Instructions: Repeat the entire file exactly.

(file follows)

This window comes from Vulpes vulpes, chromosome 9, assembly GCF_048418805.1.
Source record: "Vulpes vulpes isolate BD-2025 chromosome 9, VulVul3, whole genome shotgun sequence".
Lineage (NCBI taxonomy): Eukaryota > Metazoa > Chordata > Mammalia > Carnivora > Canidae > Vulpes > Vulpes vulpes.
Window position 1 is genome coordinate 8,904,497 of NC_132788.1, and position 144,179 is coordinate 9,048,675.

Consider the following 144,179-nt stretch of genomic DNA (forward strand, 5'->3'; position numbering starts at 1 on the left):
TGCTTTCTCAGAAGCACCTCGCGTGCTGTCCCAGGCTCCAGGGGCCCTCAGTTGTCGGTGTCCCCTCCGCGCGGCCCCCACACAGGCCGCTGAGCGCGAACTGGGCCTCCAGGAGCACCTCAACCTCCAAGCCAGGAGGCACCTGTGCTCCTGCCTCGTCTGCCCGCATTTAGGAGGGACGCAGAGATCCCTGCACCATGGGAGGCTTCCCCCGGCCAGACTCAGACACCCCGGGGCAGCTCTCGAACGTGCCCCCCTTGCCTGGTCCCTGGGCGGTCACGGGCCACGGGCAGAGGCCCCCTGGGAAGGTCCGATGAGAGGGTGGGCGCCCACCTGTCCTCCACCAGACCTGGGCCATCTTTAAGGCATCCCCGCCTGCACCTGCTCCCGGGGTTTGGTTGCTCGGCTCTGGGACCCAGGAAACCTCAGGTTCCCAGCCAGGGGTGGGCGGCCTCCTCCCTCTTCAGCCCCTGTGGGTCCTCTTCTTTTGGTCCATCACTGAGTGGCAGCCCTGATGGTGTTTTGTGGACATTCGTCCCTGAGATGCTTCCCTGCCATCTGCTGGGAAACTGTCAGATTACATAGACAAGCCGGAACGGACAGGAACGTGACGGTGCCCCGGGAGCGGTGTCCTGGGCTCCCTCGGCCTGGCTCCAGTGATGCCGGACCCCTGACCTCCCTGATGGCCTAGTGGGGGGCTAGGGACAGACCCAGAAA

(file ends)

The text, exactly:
This window comes from Vulpes vulpes, chromosome 9, assembly GCF_048418805.1.
Source record: "Vulpes vulpes isolate BD-2025 chromosome 9, VulVul3, whole genome shotgun sequence".
Lineage (NCBI taxonomy): Eukaryota > Metazoa > Chordata > Mammalia > Carnivora > Canidae > Vulpes > Vulpes vulpes.
Window position 1 is genome coordinate 8,904,497 of NC_132788.1, and position 144,179 is coordinate 9,048,675.

Consider the following 144,179-nt stretch of genomic DNA (forward strand, 5'->3'; position numbering starts at 1 on the left):
TGCTTTCTCAGAAGCACCTCGCGTGCTGTCCCAGGCTCCAGGGGCCCTCAGTTGTCGGTGTCCCCTCCGCGCGGCCCCCACACAGGCCGCTGAGCGCGAACTGGGCCTCCAGGAGCACCTCAACCTCCAAGCCAGGAGGCACCTGTGCTCCTGCCTCGTCTGCCCGCATTTAGGAGGGACGCAGAGATCCCTGCACCATGGGAGGCTTCCCCCGGCCAGACTCAGACACCCCGGGGCAGCTCTCGAACGTGCCCCCCTTGCCTGGTCCCTGGGCGGTCACGGGCCACGGGCAGAGGCCCCCTGGGAAGGTCCGATGAGAGGGTGGGCGCCCACCTGTCCTCCACCAGACCTGGGCCATCTTTAAGGCATCCCCGCCTGCACCTGCTCCCGGGGTTTGGTTGCTCGGCTCTGGGACCCAGGAAACCTCAGGTTCCCAGCCAGGGGTGGGCGGCCTCCTCCCTCTTCAGCCCCTGTGGGTCCTCTTCTTTTGGTCCATCACTGAGTGGCAGCCCTGATGGTGTTTTGTGGACATTCGTCCCTGAGATGCTTCCCTGCCATCTGCTGGGAAACTGTCAGATTACATAGACAAGCCGGAACGGACAGGAACGTGACGGTGCCCCGGGAGCGGTGTCCTGGGCTCCCTCGGCCTGGCTCCAGTGATGCCGGACCCCTGACCTCCCTGATGGCCTAGTGGGGGGCTAGGGACAGACCCAGAAA